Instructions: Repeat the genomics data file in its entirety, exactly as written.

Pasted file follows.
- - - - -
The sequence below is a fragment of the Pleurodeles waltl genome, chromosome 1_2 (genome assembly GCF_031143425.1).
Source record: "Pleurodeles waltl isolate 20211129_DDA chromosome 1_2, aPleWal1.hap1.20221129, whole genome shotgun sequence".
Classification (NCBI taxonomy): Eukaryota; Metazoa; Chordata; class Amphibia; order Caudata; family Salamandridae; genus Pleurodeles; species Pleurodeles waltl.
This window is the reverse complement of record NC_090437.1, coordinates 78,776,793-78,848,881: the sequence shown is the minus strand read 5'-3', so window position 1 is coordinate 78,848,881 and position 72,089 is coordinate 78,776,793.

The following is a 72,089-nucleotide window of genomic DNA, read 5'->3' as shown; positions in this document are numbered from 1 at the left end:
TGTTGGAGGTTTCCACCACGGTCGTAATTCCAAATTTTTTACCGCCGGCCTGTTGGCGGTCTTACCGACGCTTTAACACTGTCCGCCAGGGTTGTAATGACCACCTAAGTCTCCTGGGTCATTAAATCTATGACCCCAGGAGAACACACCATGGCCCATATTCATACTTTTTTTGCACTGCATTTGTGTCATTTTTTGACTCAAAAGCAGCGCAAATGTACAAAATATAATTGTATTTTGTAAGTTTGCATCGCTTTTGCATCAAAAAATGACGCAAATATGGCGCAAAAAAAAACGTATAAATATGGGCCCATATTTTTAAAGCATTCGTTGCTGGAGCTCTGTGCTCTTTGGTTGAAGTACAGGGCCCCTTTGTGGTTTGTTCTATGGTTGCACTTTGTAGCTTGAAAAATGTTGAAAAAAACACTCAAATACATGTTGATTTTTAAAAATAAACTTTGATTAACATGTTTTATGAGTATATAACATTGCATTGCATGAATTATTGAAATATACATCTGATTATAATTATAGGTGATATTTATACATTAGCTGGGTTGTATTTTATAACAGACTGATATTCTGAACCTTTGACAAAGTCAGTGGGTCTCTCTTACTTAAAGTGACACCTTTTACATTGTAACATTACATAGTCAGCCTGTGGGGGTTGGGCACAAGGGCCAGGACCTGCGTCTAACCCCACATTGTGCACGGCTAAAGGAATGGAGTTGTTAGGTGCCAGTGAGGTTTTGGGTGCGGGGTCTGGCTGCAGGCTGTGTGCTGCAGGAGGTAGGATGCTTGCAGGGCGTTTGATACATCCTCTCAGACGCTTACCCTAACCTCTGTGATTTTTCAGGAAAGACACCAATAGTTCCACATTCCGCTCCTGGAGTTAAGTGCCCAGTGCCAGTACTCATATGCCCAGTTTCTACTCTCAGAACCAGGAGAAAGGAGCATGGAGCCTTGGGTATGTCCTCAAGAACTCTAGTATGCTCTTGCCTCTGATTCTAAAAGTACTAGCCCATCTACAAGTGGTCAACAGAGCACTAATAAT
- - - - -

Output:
The sequence below is a fragment of the Pleurodeles waltl genome, chromosome 1_2 (genome assembly GCF_031143425.1).
Source record: "Pleurodeles waltl isolate 20211129_DDA chromosome 1_2, aPleWal1.hap1.20221129, whole genome shotgun sequence".
Classification (NCBI taxonomy): Eukaryota; Metazoa; Chordata; class Amphibia; order Caudata; family Salamandridae; genus Pleurodeles; species Pleurodeles waltl.
This window is the reverse complement of record NC_090437.1, coordinates 78,776,793-78,848,881: the sequence shown is the minus strand read 5'-3', so window position 1 is coordinate 78,848,881 and position 72,089 is coordinate 78,776,793.

The following is a 72,089-nucleotide window of genomic DNA, read 5'->3' as shown; positions in this document are numbered from 1 at the left end:
TGTTGGAGGTTTCCACCACGGTCGTAATTCCAAATTTTTTACCGCCGGCCTGTTGGCGGTCTTACCGACGCTTTAACACTGTCCGCCAGGGTTGTAATGACCACCTAAGTCTCCTGGGTCATTAAATCTATGACCCCAGGAGAACACACCATGGCCCATATTCATACTTTTTTTGCACTGCATTTGTGTCATTTTTTGACTCAAAAGCAGCGCAAATGTACAAAATATAATTGTATTTTGTAAGTTTGCATCGCTTTTGCATCAAAAAATGACGCAAATATGGCGCAAAAAAAAACGTATAAATATGGGCCCATATTTTTAAAGCATTCGTTGCTGGAGCTCTGTGCTCTTTGGTTGAAGTACAGGGCCCCTTTGTGGTTTGTTCTATGGTTGCACTTTGTAGCTTGAAAAATGTTGAAAAAAACACTCAAATACATGTTGATTTTTAAAAATAAACTTTGATTAACATGTTTTATGAGTATATAACATTGCATTGCATGAATTATTGAAATATACATCTGATTATAATTATAGGTGATATTTATACATTAGCTGGGTTGTATTTTATAACAGACTGATATTCTGAACCTTTGACAAAGTCAGTGGGTCTCTCTTACTTAAAGTGACACCTTTTACATTGTAACATTACATAGTCAGCCTGTGGGGGTTGGGCACAAGGGCCAGGACCTGCGTCTAACCCCACATTGTGCACGGCTAAAGGAATGGAGTTGTTAGGTGCCAGTGAGGTTTTGGGTGCGGGGTCTGGCTGCAGGCTGTGTGCTGCAGGAGGTAGGATGCTTGCAGGGCGTTTGATACATCCTCTCAGACGCTTACCCTAACCTCTGTGATTTTTCAGGAAAGACACCAATAGTTCCACATTCCGCTCCTGGAGTTAAGTGCCCAGTGCCAGTACTCATATGCCCAGTTTCTACTCTCAGAACCAGGAGAAAGGAGCATGGAGCCTTGGGTATGTCCTCAAGAACTCTAGTATGCTCTTGCCTCTGATTCTAAAAGTACTAGCCCATCTACAAGTGGTCAACAGAGCACTAATAAT